MANHATTAN U.S. ATTORNEY CHARGES TWO SWISS FINANCIAL ADVISERS WITH CONSPIRING TO HIDE MILLIONS FROM THE IRS
FOR IMMEDIATE RELEASE
Wednesday March 14, 2012
Defendants Also Allegedly Operated Unlicensed Money Transmitting Businesses
Preet Bharara, the United States Attorney for the Southern District of New York, and Victor W. Lessoff, the Acting Special Agent in Charge of the New York Field Office of the Internal Revenue Service, Criminal Investigation Division (“IRS-CID”) announced the filing yesterday of two separate and unrelated Indictments against HANS THOMANN and JOSEF BECK, independent Swiss financial advisers, who worked separately from each other. They are each charged with conspiring with U.S. taxpayer-clients and others to hide millions in offshore accounts and to evade U.S. taxes on the income in those accounts. They are also each charged with operating unlicensed money transmitting businesses related to their acceptance and distribution of cash that was hidden in their clients’ undeclared Swiss bank accounts. THOMANN allegedly helped his U.S. taxpayer clients hide more than $138 million, and BECK allegedly helped his clients hide more than $129 million.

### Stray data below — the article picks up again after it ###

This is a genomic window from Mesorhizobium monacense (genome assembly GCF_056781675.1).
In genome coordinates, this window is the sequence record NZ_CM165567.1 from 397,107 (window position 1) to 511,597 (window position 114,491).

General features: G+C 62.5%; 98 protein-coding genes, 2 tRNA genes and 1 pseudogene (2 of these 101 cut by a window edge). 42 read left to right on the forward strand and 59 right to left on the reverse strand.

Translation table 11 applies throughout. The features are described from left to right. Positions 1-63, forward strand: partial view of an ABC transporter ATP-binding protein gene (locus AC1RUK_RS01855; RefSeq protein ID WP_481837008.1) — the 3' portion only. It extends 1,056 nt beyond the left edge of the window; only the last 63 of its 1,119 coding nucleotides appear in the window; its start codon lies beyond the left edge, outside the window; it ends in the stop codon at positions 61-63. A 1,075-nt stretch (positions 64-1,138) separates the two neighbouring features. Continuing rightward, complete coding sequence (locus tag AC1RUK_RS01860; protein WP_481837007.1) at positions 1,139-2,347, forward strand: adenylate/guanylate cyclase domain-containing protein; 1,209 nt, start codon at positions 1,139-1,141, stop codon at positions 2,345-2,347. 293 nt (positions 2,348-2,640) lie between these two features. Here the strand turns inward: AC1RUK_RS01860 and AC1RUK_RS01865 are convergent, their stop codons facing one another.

Manhattan U.S. Attorney Bharara said: “As alleged, Hans Thomann and Josef Beck acted as full service tax evasion advisers to their American clients who did not want to pay their fair share of taxes. In addition to allegedly helping their clients hide their income overseas, Thomann and Beck helped their clients move hundreds of thousands of dollars across the Atlantic without a trace. Thomann and Beck allegedly used random street corners to transfer paper bags full of cash or hotel rooms to evade any detection, and Beck even had deployed a young child to ‘make a drop.’ We will not tolerate this type of conduct. These indictments demonstrate that the United States remains committed to bringing to justice U.S. citizens who violate federal tax laws and the foreign bankers and advisers who aid them in doing so. Our investigations into these practices continue.”
Acting Special Agent in Charge Victor W. Lessoff said: “The Internal Revenue Service is committed to cracking down on offshore tax evasion. We continue to obtain access to more and more information on individuals and institutions who are involved in hiding offshore assets. Ultimately, we are dedicated to assuring the American public that all Americans are held to the same standard of paying their fair share.”